Methods.

Computational methods and models

Details about the computational methods, the theoretical frameworks, and the computational programs used can be found in Section S13 in the Supplementary Information. The appropriate references are detailed in the Reference section (Section S15) of the Supplementary Information. Last, sample input files for all calculations are also provided (Section S14 in the Supplementary Information).

References

  1. Boyden, E. S., Zhang, F., Bamberg, E., Nagel, G. & Deisseroth, K. Millisecond-timescale, genetically targeted optical control of neural activity. Nat Neurosci 8, 1263–1268 (2005).

    CAS  PubMed  Article  Google Scholar 

  2. Spatiotemporal mechanisms of life. Nat. Chem. Biol. 3, 593–593 (2007).

  3. Wang, K. et al. Precise spatiotemporal control of optogenetic activation using an acousto-optic device. PLoS ONE 6, e28468 (2011).

    ADS  CAS  PubMed  PubMed Central  Article  Google Scholar 

  4. Zhu, P., Fajardo, O., Shum, J., Zhang Schärer, Y.-P. & Friedrich, R. W. High-resolution optical control of spatiotemporal neuronal activity patterns in zebrafish using a digital micromirror device. Nat. Protoc. 7, 1410–1425 (2012).

    CAS  PubMed  Article  Google Scholar 

  5. Bach, T. M. H. & Takagi, H. Properties, metabolisms, and applications of L-proline analogues. Appl. Microbiol. Biotechnol. 97, 6623–6634 (2013).

    CAS  PubMed  Article  Google Scholar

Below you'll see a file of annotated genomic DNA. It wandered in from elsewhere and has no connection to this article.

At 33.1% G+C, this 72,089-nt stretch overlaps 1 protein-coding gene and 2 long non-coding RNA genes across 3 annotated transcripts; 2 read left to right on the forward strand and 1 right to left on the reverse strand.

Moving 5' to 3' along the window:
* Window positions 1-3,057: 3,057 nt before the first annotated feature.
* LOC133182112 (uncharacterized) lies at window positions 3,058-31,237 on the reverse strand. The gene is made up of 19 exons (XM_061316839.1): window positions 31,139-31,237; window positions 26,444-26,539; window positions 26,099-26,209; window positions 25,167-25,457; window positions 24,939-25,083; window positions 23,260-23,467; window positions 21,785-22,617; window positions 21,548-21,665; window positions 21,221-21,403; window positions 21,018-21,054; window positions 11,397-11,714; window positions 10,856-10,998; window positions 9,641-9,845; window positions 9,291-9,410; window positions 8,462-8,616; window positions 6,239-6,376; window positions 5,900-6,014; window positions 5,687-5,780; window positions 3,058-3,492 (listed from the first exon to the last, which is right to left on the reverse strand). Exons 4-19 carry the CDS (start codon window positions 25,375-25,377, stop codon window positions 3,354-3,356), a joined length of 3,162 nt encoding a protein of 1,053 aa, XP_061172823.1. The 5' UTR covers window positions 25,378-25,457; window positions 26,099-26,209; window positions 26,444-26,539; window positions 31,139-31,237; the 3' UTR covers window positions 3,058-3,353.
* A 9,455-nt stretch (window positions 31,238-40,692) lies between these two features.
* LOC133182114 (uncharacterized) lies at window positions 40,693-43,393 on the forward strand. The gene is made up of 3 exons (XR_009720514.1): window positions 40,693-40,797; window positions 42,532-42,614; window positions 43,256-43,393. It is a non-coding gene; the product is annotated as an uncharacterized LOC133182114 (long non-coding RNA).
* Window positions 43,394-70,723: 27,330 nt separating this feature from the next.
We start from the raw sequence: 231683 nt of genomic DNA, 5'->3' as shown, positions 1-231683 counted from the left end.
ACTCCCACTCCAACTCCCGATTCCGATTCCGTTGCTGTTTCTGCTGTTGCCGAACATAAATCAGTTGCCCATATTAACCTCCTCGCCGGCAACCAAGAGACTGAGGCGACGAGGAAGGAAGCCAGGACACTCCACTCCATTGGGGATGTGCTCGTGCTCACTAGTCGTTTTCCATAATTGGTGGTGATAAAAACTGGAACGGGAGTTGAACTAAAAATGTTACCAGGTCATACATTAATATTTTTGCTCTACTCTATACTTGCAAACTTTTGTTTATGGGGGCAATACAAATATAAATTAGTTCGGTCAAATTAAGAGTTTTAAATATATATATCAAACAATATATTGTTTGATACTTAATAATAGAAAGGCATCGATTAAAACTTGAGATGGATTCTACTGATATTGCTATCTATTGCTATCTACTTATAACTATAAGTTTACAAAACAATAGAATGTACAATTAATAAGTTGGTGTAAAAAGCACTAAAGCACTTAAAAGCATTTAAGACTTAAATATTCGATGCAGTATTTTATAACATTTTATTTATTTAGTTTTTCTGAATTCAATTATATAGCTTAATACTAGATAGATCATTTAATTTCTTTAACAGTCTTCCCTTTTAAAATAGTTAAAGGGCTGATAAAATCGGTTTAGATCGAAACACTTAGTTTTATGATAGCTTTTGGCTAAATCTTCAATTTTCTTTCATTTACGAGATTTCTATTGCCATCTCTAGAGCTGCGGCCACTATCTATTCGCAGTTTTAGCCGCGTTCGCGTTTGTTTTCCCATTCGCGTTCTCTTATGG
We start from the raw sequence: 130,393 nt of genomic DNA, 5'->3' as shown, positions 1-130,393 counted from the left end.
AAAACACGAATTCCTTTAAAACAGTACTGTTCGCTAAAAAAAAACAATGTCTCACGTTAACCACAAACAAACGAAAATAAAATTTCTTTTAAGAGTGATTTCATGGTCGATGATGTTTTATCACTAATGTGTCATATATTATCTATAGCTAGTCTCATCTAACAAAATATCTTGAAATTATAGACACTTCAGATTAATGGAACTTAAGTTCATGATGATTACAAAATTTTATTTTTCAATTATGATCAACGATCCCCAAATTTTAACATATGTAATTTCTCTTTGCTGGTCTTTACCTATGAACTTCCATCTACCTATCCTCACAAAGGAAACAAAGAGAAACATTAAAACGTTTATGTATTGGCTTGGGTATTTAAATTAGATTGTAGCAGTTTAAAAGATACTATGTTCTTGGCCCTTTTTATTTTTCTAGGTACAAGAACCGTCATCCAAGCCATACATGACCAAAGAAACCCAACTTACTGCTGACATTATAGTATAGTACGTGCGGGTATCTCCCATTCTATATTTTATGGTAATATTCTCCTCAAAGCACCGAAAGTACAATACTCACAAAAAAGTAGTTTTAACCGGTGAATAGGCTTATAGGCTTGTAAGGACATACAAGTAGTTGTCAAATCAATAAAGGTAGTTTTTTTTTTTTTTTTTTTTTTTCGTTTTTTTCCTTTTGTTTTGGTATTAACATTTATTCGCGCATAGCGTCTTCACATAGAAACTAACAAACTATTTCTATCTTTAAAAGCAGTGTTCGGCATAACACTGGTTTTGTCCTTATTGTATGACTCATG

6. Ashley, M. A., Hirschi, J. S., Izzo, J. A. & Vetticatt, M. J. Isotope effects reveal the mechanism of enamine formation in l-proline-catalyzed α-amination of aldehydes. J. Am. Chem. Soc. 138, 1756–1759 (2016).

    CAS  PubMed  Article  Google Scholar 

  7. Tanner, J. J., Fendt, S.-M. & Becker, D. F. The proline cycle as a potential cancer therapy target. Biochemistry 57, 3433–3444 (2018).

    CAS  PubMed  Article  Google Scholar 

  8. Guruge, C. et al. Caged proline in photoinitiated organocatalysis. J. Org. Chem. 84, 5236–5244 (2019).

    CAS  PubMed  PubMed Central  Article  Google Scholar 

  9. Zemelman, B. V., Lee, G. A., Ng, M. & Miesenböck, G. Selective photostimulation of genetically ChARGed neurons. Neuron 33, 15–22 (2002).

    CAS  PubMed  Article  Google Scholar 

  10. Zemelman, B. V., Nesnas, N., Lee, G. A. & Miesenbock, G. Photochemical gating of heterologous ion channels: Remote control over genetically designated populations of neurons. Proc. Nat. Acad. Sci. USA 100, 1352–1357 (2003).

    ADS  CAS  PubMed  Article  PubMed Central  Google Scholar 

  11. Miesenbock, G. The optogenetic catechism. Science 326, 395–399 (2009).

    ADS  PubMed  Article  CAS  Google Scholar 

  12. Klapoetke, N. C. et al. Independent optical excitation of distinct neural populations. Nat. Methods 11, 338–346 (2014).

    CAS  PubMed  PubMed Central  Article  Google Scholar 

  13. Nagel, G. Channelrhodopsin-1: A light-gated proton channel in green algae. Science 296, 2395–2398 (2002).